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Friday, 11 February 2011 06:07

the finer points

Written by rebbetzin malkah

art-matzahEven while living in Salant, it happened once that Rabbi Israel [Salanter] was unable to be present when his shemurah matzah was being baked. Knowing that he took the greatest pains to observe all the finer points involved in the baking of the matzah, his disciples had undertaken to supervise for him in his absence. They asked for his instructions. What should they be most careful to watch?

Rabbi Israel ordered them to be especially careful not to distress the woman kneading the dough in their zeal, since she was an unfortunate widow, and they would thereby transgress the prohibition, "You shall not oppress a widow..." "The kashrut of the matzah is not complete with the observance of all the embellishments of the laws of Pesach alone," he would say, "But with the observance of all the finer points of the Choshen Mishpat as well." --from The Mussar Movement Volume 1, Part 2, pages 220 - 221

Monday, 20 September 2010 03:33

pious on the shoulders of others

Written by rebbetzin malkah

art-bucketRabbi Salanter was washing his hands before a meal when the rabbis he was with noticed he was not immersing his whole hands in water in the ritual manner preferred by Jewish law. When questioned about this practice, Rabbi Salanter responded:

“I am not the one who obtains the water from the well; it is the poor peasant girl who must do so. Several times a week in the middle of this bitter winter, she must trudge out to the well, break the ice, and bring back pails of water for us to use in our home. The more water I use to wash my hands, the more often she has to face the bitter cold. And I do not want to be extra pious on the shoulders of her suffering.”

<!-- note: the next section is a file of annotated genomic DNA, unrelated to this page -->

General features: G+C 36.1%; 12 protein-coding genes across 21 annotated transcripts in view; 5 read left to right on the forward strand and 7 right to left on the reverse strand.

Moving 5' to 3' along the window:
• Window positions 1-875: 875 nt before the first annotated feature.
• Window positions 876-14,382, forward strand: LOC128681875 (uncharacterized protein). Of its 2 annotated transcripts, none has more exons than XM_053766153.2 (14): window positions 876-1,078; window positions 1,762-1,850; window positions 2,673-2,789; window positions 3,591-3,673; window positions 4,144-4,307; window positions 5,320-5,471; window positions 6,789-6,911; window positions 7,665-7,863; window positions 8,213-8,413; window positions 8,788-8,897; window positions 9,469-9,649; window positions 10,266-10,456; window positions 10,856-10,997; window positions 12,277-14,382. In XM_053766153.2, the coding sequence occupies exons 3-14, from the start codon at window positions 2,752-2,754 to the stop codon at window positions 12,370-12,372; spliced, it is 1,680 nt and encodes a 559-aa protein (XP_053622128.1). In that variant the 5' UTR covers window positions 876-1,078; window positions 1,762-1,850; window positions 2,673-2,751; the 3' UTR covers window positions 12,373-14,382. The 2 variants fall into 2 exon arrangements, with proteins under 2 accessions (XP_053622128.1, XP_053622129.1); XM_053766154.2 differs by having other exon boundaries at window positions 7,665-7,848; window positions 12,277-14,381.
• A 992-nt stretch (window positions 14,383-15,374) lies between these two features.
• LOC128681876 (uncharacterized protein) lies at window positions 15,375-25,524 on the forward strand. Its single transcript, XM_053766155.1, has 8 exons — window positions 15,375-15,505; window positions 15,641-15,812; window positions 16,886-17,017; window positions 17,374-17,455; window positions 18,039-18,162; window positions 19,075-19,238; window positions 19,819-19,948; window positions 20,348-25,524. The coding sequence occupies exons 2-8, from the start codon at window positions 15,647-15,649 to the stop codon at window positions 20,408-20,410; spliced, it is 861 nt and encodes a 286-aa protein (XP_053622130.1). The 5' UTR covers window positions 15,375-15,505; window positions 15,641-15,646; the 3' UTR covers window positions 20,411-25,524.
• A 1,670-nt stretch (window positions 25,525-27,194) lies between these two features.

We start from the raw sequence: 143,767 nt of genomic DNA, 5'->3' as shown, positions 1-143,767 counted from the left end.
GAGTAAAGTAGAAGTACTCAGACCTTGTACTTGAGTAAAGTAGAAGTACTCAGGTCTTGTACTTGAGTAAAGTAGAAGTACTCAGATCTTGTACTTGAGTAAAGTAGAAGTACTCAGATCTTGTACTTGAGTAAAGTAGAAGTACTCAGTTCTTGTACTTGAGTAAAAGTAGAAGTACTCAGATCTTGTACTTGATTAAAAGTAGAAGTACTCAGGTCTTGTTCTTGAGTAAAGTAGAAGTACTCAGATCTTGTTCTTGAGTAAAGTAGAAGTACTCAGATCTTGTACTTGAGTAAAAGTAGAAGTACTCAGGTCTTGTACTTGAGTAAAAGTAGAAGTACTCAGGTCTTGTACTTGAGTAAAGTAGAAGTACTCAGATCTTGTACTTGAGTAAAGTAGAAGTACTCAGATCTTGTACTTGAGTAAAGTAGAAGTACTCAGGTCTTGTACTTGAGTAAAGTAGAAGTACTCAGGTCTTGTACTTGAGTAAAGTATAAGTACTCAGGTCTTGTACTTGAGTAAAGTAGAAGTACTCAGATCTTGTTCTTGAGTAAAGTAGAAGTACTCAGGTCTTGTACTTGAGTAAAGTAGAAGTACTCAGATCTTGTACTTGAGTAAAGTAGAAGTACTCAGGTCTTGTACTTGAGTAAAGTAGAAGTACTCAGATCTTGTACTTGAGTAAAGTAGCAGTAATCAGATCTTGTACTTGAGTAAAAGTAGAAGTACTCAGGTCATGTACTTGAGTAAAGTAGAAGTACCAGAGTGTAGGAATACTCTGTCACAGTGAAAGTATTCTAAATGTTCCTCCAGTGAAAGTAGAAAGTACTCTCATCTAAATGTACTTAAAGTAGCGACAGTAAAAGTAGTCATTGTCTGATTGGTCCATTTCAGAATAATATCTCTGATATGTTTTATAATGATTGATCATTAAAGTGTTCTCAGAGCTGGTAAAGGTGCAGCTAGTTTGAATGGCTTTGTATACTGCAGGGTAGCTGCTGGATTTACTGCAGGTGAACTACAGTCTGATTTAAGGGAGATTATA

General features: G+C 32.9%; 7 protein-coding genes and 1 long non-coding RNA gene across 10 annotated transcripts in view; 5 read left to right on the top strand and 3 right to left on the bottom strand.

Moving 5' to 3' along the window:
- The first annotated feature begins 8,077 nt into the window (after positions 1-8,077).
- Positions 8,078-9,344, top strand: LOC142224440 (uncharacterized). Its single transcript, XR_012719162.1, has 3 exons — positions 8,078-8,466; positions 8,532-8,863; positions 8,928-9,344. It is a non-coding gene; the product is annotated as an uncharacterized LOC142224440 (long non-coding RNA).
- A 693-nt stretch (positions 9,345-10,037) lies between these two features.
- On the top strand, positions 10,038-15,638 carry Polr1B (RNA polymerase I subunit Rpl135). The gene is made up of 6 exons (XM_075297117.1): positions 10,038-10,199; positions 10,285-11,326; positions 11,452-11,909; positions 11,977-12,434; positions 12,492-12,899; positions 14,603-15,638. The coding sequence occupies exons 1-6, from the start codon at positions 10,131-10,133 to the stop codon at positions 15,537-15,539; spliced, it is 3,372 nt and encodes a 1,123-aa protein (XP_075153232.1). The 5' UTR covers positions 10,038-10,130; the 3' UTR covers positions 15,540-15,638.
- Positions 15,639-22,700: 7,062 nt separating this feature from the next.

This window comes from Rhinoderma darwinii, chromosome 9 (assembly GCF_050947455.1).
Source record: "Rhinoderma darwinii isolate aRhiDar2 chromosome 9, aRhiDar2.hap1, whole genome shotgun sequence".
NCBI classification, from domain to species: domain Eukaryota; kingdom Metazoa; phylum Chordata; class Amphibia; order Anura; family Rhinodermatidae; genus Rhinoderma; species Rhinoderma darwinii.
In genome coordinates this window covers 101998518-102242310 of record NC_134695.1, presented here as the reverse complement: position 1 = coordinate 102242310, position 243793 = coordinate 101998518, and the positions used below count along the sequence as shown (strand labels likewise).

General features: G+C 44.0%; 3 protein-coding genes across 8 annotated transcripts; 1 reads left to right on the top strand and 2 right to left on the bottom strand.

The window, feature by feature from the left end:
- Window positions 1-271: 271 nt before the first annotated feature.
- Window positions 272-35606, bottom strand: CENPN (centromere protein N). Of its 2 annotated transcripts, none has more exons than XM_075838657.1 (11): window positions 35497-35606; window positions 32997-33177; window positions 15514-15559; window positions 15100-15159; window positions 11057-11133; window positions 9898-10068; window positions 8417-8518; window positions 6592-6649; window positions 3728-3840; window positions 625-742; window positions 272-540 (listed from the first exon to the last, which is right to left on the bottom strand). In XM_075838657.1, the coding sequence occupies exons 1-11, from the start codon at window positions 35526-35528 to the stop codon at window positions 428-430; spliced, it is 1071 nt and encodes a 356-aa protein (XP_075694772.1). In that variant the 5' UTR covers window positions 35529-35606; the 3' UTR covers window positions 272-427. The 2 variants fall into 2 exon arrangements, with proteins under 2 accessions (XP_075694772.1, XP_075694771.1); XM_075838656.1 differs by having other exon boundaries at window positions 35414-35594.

Sunday, 27 November 2011 03:25

what do you exalt

Written by rebbetzin malkah

art-honorinsandRabbi Yisrael was once stranded in Kovno for Shabbat. Everyone wanted to host him, but he chose to spend the Shabbat at the home of a baker who had no children to feed, so he would not take away anyone's portion of food.

The baker was an observant Jew but hardly a man of intelligence. As he ushered his esteemed guest into his house, he shouted at his wife, "Why are the challahs not covered? How many times must I remind you to cover the challahs?" The poor woman, recognizing her distinguished guest, hurried to cover the challahs with tears in her eyes. When the baker asked Rabbi Yisroel to do the honors by reciting the Kiddush, the Rabbi first asked him, "Can you tell me why we cover the challahs?"

"Of course," replied the baker. "Every child knows the answer. When there are many different foods on the table, the first blessing is always made over the bread, after which no other blessing need be made. On Friday night, however, the first blessing has to be made over the wine. In order not to shame the challah, who expects the blessing to be made over her, we must cover her over until after the sanctification of the wine."

Rabbi Yisrael looked at the baker incredulously. "Why do your ears not hear what your mouth is saying?" he asked. "Do you think that our Jewish tradition does not understand that a piece of dough has no feelings and would never become embarrassed? Understand that our laws are trying to sensitize us to the feelings of human beings, our friends, our neighbors, and especially our wives!

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